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Chad: New law safeguards 480,000 refugees

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Refugees cross into Chad by foot from the Central African Republic (CAR). (file) © IOM/ Craig Murphy

The UN refugee agency commended Chad on Friday for adopting its first-ever asylum law, which will enhance the protection of the nearly 480,000 refugees it is hosting by providing key elements for their socio-economic inclusion.

The law, which was adopted on Thursday, ensures refugees and asylum-seekers fundamental protections, including freedom of movement, the right to work and access to healthcare, education and justice, according to the Office of the UN High Commissioner for Refugees. 

Making history 

With its passage, this law makes Chad one of the first countries in the region to fulfill a pledge made during last year’s Global Refugee Forum in Geneva to strengthen legal, physical and material protection of refugees and asylum seekers. 

It will also guide the establishment of an efficient national asylum system, which is being pursued under the Asylum Capacity Support Group.  

And the law conforms to international standards enshrined in the 1951 Refugee Convention and its protocol and the 1969 OAU Convention on Refugees

Stepping up for the region 

One of the largest refugee host countries in Africa, Chad currently offers protection to more than 915,000 refugees, asylum seekers, internally displaced people, and Chadian returnees.  

Since 2014, instability around the Lake Chad region has prompted protracted internal displacement as well as a regular influx of refugees, which further serves to aggravate an already complex environment.  

Over 22,000 refugees arrived from the Central African Republic (CAR) in 2018 and more than 4,500 from Nigeria in 2019, according to UNHCR.  

To better address the refugees’ needs, Chad is piloting the Comprehensive Refugee Response Framework (CRRF), which, among other things, integrates all refugee schools into the national education system. Currently, this process is also underway for the health sector.  

UNHCR applauds the Chadian government’s willingness to keep its borders open to those who seek refuge. 

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Mali transition presents opportunity to break ‘vicious circle of political crises’

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UN peacekeepers patrol the Menaka region in northeast Mali. MINUSMA/Harandane Dicko

The current political transition period in Mali offers an opportunity to “break out of the vicious circle of political crises followed by coups d’état”, the UN envoy in the country told the Security Council on Wednesday.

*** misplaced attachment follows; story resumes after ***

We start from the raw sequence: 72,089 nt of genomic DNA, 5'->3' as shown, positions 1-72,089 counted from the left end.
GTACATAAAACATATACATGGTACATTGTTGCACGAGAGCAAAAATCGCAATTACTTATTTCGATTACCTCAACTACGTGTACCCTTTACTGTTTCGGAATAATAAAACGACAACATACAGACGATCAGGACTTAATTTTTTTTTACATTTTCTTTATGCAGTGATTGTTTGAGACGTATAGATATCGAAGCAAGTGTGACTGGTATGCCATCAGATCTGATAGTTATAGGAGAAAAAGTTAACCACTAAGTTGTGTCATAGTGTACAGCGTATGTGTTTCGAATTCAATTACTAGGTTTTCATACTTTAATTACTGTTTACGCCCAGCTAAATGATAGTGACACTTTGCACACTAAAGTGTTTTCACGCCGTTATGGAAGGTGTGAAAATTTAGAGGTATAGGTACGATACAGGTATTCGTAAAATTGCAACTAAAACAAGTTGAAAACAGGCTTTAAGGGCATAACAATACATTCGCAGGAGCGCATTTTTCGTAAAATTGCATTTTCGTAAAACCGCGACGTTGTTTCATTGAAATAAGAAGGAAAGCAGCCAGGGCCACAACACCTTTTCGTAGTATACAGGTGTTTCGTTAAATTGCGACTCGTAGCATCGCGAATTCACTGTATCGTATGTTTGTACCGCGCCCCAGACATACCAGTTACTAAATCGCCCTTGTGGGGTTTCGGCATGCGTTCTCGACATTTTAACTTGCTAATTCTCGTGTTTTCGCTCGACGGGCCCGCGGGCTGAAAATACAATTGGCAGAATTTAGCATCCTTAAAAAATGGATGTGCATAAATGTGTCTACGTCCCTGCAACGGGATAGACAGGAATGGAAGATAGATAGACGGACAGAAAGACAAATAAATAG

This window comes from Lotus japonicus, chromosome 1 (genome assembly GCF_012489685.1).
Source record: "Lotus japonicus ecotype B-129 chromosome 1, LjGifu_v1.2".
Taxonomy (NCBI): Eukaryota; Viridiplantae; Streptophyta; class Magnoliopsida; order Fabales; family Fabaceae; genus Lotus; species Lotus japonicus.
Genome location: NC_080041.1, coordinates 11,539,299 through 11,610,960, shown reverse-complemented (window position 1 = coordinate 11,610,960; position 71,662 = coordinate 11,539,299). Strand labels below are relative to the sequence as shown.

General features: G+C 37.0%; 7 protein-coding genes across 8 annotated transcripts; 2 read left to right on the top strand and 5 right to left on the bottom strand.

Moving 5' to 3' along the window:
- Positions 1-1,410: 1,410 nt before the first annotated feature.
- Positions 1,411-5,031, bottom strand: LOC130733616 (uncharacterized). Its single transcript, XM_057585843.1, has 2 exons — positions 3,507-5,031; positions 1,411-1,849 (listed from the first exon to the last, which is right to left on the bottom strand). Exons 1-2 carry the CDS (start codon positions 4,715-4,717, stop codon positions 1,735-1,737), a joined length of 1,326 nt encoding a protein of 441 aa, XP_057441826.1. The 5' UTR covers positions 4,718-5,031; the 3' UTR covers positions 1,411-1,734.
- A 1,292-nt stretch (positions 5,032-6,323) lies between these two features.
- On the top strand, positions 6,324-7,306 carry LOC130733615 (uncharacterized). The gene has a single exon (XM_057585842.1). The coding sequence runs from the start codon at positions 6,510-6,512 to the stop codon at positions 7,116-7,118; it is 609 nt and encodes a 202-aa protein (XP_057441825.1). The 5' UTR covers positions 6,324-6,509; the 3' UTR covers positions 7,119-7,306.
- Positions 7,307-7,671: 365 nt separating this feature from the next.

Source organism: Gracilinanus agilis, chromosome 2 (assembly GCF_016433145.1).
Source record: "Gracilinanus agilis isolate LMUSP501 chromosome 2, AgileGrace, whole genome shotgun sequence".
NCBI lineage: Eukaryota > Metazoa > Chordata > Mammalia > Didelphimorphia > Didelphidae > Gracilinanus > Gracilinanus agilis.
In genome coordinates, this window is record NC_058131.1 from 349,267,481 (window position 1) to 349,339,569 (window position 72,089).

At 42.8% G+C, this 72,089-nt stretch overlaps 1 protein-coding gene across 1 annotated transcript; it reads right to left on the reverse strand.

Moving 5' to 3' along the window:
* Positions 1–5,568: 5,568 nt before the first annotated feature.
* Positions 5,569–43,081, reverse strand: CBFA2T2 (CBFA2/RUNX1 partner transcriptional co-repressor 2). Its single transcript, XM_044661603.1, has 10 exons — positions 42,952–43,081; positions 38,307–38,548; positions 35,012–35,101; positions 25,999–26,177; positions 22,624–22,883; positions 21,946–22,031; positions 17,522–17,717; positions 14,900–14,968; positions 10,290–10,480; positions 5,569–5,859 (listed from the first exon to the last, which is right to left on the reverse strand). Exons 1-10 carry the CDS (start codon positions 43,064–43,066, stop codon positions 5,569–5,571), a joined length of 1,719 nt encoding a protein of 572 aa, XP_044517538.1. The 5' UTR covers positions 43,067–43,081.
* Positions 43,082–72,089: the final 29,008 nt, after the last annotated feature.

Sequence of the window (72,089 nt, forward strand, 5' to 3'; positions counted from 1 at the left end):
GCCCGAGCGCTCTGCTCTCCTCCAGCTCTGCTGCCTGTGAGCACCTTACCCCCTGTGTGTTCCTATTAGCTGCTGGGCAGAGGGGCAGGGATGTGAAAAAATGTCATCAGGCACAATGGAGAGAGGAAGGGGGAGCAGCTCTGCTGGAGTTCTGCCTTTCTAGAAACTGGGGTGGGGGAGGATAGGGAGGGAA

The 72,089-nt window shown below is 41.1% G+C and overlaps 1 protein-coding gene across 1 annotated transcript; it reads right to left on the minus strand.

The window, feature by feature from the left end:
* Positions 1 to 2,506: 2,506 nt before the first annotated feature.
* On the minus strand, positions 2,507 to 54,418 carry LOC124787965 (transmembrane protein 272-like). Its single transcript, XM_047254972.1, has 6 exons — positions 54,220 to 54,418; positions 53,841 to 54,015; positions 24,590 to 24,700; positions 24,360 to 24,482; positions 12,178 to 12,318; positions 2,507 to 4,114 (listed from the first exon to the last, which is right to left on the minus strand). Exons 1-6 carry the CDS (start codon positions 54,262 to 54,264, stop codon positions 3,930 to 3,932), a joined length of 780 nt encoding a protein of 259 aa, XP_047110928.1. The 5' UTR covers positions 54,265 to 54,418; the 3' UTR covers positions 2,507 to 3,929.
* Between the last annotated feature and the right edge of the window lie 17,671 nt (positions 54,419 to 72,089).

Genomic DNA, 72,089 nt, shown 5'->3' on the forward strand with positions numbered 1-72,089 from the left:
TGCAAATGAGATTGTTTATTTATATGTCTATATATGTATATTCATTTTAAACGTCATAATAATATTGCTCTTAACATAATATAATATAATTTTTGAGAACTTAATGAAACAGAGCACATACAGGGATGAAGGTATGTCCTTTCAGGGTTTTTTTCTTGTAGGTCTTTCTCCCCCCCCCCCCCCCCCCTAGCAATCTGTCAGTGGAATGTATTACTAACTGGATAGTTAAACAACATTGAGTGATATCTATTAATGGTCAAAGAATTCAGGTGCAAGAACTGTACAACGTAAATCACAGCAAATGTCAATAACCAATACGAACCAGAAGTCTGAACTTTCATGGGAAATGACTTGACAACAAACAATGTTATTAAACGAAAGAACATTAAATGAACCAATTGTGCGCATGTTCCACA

Following the 18 August mutiny that ousted President Ibrahim Boubacar Keïta, Special Representative and Head of the UN Stabilization Mission in Mali (MINUSMA) Mahamat Saleh Annadif, said the country was now four months in, to a planned 18-month transition period, leading to presidential and legislative elections. 

“However, it is never too late to reach a minimum consensus on the essentials of peace and stability, because the future of Mali is at stake”, he stated. 

‘Positive dynamics’ 

Against this backdrop, Mr. Annadif said the UN, African Union, Economic Community of West African States (ECOWAS) and others have always stood ready to support Mali’s institutional transitions. 

He said that several missions and meetings had taken place in Bamako since the August coup and described consultations between the Government and the signatories of the 2015 Agreement on Peace and Reconciliation “encouraging”. 

The Malian Government has been seeking to restore stability and rebuild following a series of setbacks since early 2012 that fractured the country, including a failed coup d’état, renewed fighting between Government forces and Tuareg rebels, and the seizure of its northern territory by radical extremists. The weakening of central institutions, loss of confidence in political actors and the rise of religious leaders demanding change, were among the factors leading up to last August’s events. 

As one positive example of political progress being made, the UN envoy drew particular attention to the “positive dynamics” of key officials who visited the restive city of Kidal to organize a “solemn swearing-in hearing of the new Governor” on 31 December, flagging that “such an event has not taken place in Kidal for almost ten years”. 

Interim parliament at helm 

Mr. Annadif said that despite a hold up in State appointments, the National Transitional Council (CNT) had been established on 3 December, with Transitional President Bah N’Daou having appointed 121 members who are now acting as a de facto government towards restoring full constitutional order.